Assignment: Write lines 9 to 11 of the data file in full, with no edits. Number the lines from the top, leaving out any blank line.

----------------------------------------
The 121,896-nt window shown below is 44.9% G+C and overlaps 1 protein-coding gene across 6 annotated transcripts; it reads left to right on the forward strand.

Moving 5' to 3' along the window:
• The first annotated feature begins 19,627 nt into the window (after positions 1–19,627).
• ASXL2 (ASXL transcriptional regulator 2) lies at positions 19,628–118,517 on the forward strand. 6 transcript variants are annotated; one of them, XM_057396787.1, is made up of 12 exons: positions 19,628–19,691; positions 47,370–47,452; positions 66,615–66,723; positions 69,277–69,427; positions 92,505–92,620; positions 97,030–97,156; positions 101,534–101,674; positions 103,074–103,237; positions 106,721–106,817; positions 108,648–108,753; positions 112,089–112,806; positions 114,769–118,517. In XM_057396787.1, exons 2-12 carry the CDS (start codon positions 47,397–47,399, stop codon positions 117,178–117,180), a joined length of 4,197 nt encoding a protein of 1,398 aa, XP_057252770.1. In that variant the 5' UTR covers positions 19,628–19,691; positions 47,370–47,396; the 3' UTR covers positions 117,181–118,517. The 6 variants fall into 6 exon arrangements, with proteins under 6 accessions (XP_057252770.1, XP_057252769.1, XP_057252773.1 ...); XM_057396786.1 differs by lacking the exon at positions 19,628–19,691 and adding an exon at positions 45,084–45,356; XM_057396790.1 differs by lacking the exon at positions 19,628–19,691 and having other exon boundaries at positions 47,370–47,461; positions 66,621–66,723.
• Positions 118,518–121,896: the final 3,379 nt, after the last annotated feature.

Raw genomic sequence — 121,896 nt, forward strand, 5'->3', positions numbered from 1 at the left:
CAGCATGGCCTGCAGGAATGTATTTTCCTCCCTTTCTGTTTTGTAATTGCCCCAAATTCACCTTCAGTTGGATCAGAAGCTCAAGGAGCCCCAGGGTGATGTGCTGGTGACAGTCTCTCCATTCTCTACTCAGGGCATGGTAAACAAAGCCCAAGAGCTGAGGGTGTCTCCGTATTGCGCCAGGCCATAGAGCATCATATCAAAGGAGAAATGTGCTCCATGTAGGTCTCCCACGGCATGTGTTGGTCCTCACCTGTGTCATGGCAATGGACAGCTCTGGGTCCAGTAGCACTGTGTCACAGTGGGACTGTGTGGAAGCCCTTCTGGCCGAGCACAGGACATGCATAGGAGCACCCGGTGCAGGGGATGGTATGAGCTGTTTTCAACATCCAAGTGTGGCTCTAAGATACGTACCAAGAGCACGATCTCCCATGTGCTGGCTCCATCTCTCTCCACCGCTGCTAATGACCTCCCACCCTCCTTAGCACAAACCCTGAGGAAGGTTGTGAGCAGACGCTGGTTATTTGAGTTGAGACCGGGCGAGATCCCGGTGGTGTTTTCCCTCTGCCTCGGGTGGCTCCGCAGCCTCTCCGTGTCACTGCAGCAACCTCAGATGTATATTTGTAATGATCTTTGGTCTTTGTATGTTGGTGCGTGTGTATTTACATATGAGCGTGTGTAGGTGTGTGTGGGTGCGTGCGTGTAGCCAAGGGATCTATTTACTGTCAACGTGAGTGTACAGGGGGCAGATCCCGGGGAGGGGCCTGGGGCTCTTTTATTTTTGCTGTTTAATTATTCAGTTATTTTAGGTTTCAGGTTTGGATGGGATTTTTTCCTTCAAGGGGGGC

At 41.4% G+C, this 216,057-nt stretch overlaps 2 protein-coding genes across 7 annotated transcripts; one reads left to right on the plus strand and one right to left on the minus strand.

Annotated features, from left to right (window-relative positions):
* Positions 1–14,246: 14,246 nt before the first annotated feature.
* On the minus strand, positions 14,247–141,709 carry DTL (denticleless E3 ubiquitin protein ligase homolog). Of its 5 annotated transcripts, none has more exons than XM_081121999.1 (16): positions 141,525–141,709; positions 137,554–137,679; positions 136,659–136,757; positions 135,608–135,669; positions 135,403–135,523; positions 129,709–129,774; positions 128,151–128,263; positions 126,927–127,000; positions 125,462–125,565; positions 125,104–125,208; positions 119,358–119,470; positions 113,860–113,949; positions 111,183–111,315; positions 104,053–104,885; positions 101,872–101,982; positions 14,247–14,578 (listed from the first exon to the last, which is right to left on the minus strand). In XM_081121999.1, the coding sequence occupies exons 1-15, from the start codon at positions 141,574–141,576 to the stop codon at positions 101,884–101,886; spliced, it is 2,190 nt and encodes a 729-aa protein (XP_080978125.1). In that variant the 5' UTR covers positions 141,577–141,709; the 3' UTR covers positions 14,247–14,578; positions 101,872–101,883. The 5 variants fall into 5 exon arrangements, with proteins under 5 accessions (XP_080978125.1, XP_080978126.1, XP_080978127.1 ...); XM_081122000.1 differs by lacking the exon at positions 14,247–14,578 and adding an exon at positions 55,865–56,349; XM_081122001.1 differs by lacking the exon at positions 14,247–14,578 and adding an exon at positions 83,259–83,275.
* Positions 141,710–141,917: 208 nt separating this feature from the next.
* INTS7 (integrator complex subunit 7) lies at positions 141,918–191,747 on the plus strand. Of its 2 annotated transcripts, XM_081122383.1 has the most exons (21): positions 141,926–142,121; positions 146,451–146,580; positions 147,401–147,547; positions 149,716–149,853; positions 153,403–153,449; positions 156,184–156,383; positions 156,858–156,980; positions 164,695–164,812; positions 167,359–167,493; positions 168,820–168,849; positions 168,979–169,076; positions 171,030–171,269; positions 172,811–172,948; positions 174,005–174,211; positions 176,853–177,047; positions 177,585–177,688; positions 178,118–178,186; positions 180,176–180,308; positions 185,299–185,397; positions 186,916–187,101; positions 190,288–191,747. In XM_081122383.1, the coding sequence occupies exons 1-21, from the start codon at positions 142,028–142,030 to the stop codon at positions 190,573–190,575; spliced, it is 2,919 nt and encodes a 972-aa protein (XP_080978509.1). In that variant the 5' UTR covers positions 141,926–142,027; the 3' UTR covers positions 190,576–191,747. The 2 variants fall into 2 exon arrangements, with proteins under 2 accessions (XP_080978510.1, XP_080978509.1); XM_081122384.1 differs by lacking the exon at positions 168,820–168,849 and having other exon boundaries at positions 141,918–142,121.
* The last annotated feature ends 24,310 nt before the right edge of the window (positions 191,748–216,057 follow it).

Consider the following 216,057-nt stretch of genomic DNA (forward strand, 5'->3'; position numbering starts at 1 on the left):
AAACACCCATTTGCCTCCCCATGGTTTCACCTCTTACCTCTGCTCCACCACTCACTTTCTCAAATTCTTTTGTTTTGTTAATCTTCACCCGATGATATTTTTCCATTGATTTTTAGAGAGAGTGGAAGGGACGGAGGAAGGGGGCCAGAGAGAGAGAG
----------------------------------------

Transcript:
Annotated features, from left to right (window-relative positions):
* Positions 1–14,246: 14,246 nt before the first annotated feature.
* On the minus strand, positions 14,247–141,709 carry DTL (denticleless E3 ubiquitin protein ligase homolog). Of its 5 annotated transcripts, none has more exons than XM_081121999.1 (16): positions 141,525–141,709; positions 137,554–137,679; positions 136,659–136,757; positions 135,608–135,669; positions 135,403–135,523; positions 129,709–129,774; positions 128,151–128,263; positions 126,927–127,000; positions 125,462–125,565; positions 125,104–125,208; positions 119,358–119,470; positions 113,860–113,949; positions 111,183–111,315; positions 104,053–104,885; positions 101,872–101,982; positions 14,247–14,578 (listed from the first exon to the last, which is right to left on the minus strand). In XM_081121999.1, the coding sequence occupies exons 1-15, from the start codon at positions 141,574–141,576 to the stop codon at positions 101,884–101,886; spliced, it is 2,190 nt and encodes a 729-aa protein (XP_080978125.1). In that variant the 5' UTR covers positions 141,577–141,709; the 3' UTR covers positions 14,247–14,578; positions 101,872–101,883. The 5 variants fall into 5 exon arrangements, with proteins under 5 accessions (XP_080978125.1, XP_080978126.1, XP_080978127.1 ...); XM_081122000.1 differs by lacking the exon at positions 14,247–14,578 and adding an exon at positions 55,865–56,349; XM_081122001.1 differs by lacking the exon at positions 14,247–14,578 and adding an exon at positions 83,259–83,275.